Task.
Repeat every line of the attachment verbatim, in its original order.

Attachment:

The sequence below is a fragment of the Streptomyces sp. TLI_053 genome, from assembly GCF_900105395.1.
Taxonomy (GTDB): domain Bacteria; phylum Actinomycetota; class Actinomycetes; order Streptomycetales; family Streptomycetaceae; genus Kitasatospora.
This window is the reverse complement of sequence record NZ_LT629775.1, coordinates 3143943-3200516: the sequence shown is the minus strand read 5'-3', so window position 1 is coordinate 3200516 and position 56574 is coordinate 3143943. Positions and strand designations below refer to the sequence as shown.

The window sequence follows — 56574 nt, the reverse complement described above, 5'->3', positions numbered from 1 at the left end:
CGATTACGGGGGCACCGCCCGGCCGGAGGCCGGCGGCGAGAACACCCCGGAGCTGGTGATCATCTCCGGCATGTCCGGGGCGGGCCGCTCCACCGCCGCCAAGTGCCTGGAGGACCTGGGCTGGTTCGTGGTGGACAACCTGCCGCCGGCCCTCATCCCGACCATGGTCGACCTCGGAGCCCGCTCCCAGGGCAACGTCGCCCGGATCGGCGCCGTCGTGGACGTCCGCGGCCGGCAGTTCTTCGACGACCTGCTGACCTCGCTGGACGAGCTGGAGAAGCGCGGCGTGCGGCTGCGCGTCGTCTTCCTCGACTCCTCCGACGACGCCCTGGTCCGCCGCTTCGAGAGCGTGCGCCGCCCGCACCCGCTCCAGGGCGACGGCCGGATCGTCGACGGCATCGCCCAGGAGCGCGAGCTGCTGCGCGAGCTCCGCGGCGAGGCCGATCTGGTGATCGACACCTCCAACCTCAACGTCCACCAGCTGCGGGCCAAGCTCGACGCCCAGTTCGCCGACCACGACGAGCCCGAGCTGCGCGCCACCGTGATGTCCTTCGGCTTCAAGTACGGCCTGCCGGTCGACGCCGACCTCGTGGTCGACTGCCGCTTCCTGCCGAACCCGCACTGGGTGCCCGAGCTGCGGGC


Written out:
The sequence below is a fragment of the Streptomyces sp. TLI_053 genome, from assembly GCF_900105395.1.
Taxonomy (GTDB): domain Bacteria; phylum Actinomycetota; class Actinomycetes; order Streptomycetales; family Streptomycetaceae; genus Kitasatospora.
This window is the reverse complement of sequence record NZ_LT629775.1, coordinates 3143943-3200516: the sequence shown is the minus strand read 5'-3', so window position 1 is coordinate 3200516 and position 56574 is coordinate 3143943. Positions and strand designations below refer to the sequence as shown.

The window sequence follows — 56574 nt, the reverse complement described above, 5'->3', positions numbered from 1 at the left end:
CGATTACGGGGGCACCGCCCGGCCGGAGGCCGGCGGCGAGAACACCCCGGAGCTGGTGATCATCTCCGGCATGTCCGGGGCGGGCCGCTCCACCGCCGCCAAGTGCCTGGAGGACCTGGGCTGGTTCGTGGTGGACAACCTGCCGCCGGCCCTCATCCCGACCATGGTCGACCTCGGAGCCCGCTCCCAGGGCAACGTCGCCCGGATCGGCGCCGTCGTGGACGTCCGCGGCCGGCAGTTCTTCGACGACCTGCTGACCTCGCTGGACGAGCTGGAGAAGCGCGGCGTGCGGCTGCGCGTCGTCTTCCTCGACTCCTCCGACGACGCCCTGGTCCGCCGCTTCGAGAGCGTGCGCCGCCCGCACCCGCTCCAGGGCGACGGCCGGATCGTCGACGGCATCGCCCAGGAGCGCGAGCTGCTGCGCGAGCTCCGCGGCGAGGCCGATCTGGTGATCGACACCTCCAACCTCAACGTCCACCAGCTGCGGGCCAAGCTCGACGCCCAGTTCGCCGACCACGACGAGCCCGAGCTGCGCGCCACCGTGATGTCCTTCGGCTTCAAGTACGGCCTGCCGGTCGACGCCGACCTCGTGGTCGACTGCCGCTTCCTGCCGAACCCGCACTGGGTGCCCGAGCTGCGGGC